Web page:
So...if you, or someone you know, is looking for fossil-fuel-free transportation that will also add some good biomass to the ol' backyard compost pile...come on over.

We'll even feed you. Our kids are planning a food-related fundraiser for confirmation camp (no horses involved in this endeavor, I promise), and we're also having our annual parish bake sale. Yours truly will be contributing bars -- pumpkin; applesauce; banana-nut; trail mix; zucchini.

And, of course, we will have plenty of gently used stuff for bargain-minded shoppers to paw through. I travel pretty light (I don't know whether to treat this as evidence of my financial failure or good news in case I have to leave the country quickly), but it always seems that I can find items to contribute to the cause. This year it's the Exercycle of Pain, a relic from another yard sale, a machine evidently engineered for NBA players, not those of us bred from short peasant stock; I've adjusted the seat as low as it will go, but I still can barely get my feet to reach the pedals. Ouch. And I'll throw in a few books and cassettes. (I'm sure my pastor, who always gets dibsies on my donated music, will find the Saami women's throat yodeling especially fascinating listening.)

Lots of stuff for cheap. And horses. And food. Prices are negotiable, but all sales are final.

Sunday, August 14, 2005

Glory Be To God For Dappled Things... heirloom tomatoes!

Here's what's getting ripe in my garden right now: Black Krim, Sausage, Red Calabash, Italian Climbing, German Striped, Matt's Wild Cherry, Yellow Pear, Garden Peach. The Garden Peach -- that's the round yellow one over toward the right -- is my new favorite. They actually are somewhat fuzzy on the outside, like a peach, and have a much more assertive, tangy flavor than any other yellow tomato I've ever tasted.

Variety is the spice of tomatoes!  Posted by Picasa

Saturday, August 13, 2005

The Wideness in God's Mercy

What do you do with a story about Jesus that makes Jesus look like a jerk?

I know what I would do if I were a redactor of Matthew's Gospel; I'd leave it out. Not only does the Jesus of this story not fit the image of the radically compassionate, radically inclusive Jesus we find looking through the combined lens of all the Gospels, it doesn't even fit the Jesus we find elsewhere in Matthew -- a Jesus who willingly heals a Roman centurion's servant, and uses that occasion to proclaim the universality of God's salvation story; a Jesus who, at the beginning of the tale, has crossed the border of Galilee into Gentile territory, where of course he is going to encounter non-Jews; a Jesus who, just a couple of lines prior, is roundly criticizing the Pharisees for their superficiality and culture-bound rules of ritual cleanliness. And considering the largely Jewish audience who first heard and read the Gospel of Matthew, why would the author include an account of an event where the Messiah gets outargued not only by a woman but by a Canaanite woman -- the most depraved of pagans, the most disliked of ethnic neighbors, the very lowest of the low?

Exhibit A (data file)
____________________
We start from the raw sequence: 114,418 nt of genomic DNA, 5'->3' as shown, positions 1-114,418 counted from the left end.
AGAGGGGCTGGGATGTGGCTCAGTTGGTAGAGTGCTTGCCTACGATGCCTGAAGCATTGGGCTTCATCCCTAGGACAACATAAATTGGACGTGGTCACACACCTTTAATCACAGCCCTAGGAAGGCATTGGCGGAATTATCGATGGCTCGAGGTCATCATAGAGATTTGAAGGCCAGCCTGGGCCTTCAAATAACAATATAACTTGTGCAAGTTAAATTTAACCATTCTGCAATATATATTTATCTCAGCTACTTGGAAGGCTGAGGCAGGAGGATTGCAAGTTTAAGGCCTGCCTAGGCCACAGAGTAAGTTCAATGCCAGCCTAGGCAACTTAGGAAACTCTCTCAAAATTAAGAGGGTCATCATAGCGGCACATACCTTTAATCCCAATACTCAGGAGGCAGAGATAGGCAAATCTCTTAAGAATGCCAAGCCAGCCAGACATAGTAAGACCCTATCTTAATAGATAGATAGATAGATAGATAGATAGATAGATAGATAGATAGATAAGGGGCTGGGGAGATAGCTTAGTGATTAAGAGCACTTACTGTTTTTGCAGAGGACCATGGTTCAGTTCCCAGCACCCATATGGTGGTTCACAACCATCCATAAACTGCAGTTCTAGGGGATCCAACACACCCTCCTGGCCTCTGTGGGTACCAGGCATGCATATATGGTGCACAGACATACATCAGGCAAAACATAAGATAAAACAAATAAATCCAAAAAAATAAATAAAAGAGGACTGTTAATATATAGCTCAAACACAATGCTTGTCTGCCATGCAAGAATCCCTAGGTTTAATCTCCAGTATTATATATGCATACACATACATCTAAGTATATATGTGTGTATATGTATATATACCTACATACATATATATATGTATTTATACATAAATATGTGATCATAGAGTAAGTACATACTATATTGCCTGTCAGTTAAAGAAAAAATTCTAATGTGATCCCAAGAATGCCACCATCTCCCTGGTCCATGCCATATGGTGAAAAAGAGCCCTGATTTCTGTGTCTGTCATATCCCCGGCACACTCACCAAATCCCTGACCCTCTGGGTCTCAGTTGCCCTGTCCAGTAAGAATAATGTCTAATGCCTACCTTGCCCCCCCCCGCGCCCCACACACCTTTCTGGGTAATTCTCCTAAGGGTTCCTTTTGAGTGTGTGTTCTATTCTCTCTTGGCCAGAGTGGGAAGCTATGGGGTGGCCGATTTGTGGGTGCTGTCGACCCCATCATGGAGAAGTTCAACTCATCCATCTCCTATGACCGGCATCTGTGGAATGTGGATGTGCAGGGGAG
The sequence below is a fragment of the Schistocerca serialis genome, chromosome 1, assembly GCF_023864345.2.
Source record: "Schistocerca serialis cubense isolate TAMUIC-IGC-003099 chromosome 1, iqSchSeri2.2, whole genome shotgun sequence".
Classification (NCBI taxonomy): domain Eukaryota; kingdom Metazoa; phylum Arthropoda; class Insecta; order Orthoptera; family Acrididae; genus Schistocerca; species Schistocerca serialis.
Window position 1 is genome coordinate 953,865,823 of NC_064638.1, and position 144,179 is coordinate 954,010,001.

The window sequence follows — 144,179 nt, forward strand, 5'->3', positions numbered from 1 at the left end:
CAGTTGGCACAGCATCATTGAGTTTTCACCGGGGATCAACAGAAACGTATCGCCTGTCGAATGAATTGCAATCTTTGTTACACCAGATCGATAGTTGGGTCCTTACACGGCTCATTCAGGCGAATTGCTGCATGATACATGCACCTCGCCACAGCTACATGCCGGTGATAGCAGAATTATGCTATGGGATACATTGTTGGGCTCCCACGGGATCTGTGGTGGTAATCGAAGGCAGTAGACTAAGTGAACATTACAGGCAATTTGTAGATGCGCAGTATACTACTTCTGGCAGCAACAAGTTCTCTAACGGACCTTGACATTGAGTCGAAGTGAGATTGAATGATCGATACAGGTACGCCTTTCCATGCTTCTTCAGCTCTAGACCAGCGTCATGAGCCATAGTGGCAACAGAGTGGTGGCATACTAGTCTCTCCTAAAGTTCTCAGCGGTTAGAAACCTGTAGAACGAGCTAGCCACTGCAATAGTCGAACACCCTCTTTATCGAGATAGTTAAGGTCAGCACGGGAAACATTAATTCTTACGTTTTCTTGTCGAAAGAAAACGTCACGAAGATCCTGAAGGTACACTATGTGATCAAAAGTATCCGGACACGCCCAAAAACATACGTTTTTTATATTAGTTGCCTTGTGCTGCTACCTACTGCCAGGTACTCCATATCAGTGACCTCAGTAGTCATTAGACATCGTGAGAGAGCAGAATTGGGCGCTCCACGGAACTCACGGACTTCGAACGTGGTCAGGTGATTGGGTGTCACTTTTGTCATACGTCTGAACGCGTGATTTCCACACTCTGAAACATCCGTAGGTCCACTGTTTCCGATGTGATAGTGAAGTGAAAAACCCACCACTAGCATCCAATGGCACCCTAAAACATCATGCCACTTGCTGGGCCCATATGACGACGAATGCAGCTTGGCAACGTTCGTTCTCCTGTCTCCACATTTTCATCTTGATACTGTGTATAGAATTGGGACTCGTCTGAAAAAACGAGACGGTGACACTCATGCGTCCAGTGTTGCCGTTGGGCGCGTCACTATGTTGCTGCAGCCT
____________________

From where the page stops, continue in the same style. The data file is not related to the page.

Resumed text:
And of course that doesn't even take into account our contemporary discomfort with a Jesus who appears prejudiced, surly and equivocal, who seems to need a jolt of verbal jujitsu in order to take action. Some theologians argue that Jesus knew exactly how this encounter would end, and was only testing the Canaanite woman's faith, and perhaps also pointedly playing on the crowd's bigotry in order to teach a lesson in tolerance; but this seems, frankly, like a hopeful interpretive stretch designed to protect Jesus' honor. Some scholars note that when Jesus speaks about not giving the children's food to dogs, the word used for "dogs" is a diminutive form of the noun used in reference to household pets; for anyone who has ever been the target of hate speech, this argument -- that calling someone a lap dog as opposed to, say, a junkyard dog -- is unsatisfying at best. Some commentators even suggest that the interplay between Jesus and the Canaanite woman is a kind of humorous banter, an argument that is certainly contraindicated by the desperate context of this encounter; it's not exactly a moment where one would expect Jesus and a grieving mother to break into shtik.

All of which lead me to believe that this story is the real deal. Whenever I encounter folks who want to argue with me that the Gospel stories are mostly made up of whole cloth, I like to point to this text. I think it's been a puzzlement to Christians from the beginning, which is why it wound up in the Gospels -- because Jesus' earliest followers knew that it meant something; that it was important enough to keep wrestling with.